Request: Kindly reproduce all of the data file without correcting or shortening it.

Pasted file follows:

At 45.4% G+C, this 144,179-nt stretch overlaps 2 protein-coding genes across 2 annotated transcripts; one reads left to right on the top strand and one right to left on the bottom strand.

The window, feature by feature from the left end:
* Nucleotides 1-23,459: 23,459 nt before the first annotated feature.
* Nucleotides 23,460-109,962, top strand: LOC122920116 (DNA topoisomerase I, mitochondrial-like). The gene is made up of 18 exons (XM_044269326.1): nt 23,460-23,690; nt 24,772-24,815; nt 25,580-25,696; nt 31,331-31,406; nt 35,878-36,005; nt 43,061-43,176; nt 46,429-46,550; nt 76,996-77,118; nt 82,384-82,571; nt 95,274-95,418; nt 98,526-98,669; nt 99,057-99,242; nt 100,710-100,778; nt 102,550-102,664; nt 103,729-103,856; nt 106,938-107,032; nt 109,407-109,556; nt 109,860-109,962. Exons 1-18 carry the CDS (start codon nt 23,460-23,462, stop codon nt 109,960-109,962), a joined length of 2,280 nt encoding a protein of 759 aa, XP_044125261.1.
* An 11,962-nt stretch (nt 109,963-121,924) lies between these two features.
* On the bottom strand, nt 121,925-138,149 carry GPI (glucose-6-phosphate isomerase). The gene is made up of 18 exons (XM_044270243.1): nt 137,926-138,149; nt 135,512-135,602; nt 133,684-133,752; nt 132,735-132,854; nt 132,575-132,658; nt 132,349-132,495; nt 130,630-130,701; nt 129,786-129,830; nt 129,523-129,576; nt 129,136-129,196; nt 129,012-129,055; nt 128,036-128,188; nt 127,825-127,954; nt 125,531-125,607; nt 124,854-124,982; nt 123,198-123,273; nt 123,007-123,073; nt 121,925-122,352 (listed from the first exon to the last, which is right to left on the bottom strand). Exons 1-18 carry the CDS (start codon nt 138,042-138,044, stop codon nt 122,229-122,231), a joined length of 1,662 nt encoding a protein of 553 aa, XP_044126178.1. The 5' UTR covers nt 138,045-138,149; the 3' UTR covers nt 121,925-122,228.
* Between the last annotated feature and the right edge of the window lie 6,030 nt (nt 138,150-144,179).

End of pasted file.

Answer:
At 45.4% G+C, this 144,179-nt stretch overlaps 2 protein-coding genes across 2 annotated transcripts; one reads left to right on the top strand and one right to left on the bottom strand.

The window, feature by feature from the left end:
* Nucleotides 1-23,459: 23,459 nt before the first annotated feature.
* Nucleotides 23,460-109,962, top strand: LOC122920116 (DNA topoisomerase I, mitochondrial-like). The gene is made up of 18 exons (XM_044269326.1): nt 23,460-23,690; nt 24,772-24,815; nt 25,580-25,696; nt 31,331-31,406; nt 35,878-36,005; nt 43,061-43,176; nt 46,429-46,550; nt 76,996-77,118; nt 82,384-82,571; nt 95,274-95,418; nt 98,526-98,669; nt 99,057-99,242; nt 100,710-100,778; nt 102,550-102,664; nt 103,729-103,856; nt 106,938-107,032; nt 109,407-109,556; nt 109,860-109,962. Exons 1-18 carry the CDS (start codon nt 23,460-23,462, stop codon nt 109,960-109,962), a joined length of 2,280 nt encoding a protein of 759 aa, XP_044125261.1.
* An 11,962-nt stretch (nt 109,963-121,924) lies between these two features.
* On the bottom strand, nt 121,925-138,149 carry GPI (glucose-6-phosphate isomerase). The gene is made up of 18 exons (XM_044270243.1): nt 137,926-138,149; nt 135,512-135,602; nt 133,684-133,752; nt 132,735-132,854; nt 132,575-132,658; nt 132,349-132,495; nt 130,630-130,701; nt 129,786-129,830; nt 129,523-129,576; nt 129,136-129,196; nt 129,012-129,055; nt 128,036-128,188; nt 127,825-127,954; nt 125,531-125,607; nt 124,854-124,982; nt 123,198-123,273; nt 123,007-123,073; nt 121,925-122,352 (listed from the first exon to the last, which is right to left on the bottom strand). Exons 1-18 carry the CDS (start codon nt 138,042-138,044, stop codon nt 122,229-122,231), a joined length of 1,662 nt encoding a protein of 553 aa, XP_044126178.1. The 5' UTR covers nt 138,045-138,149; the 3' UTR covers nt 121,925-122,228.
* Between the last annotated feature and the right edge of the window lie 6,030 nt (nt 138,150-144,179).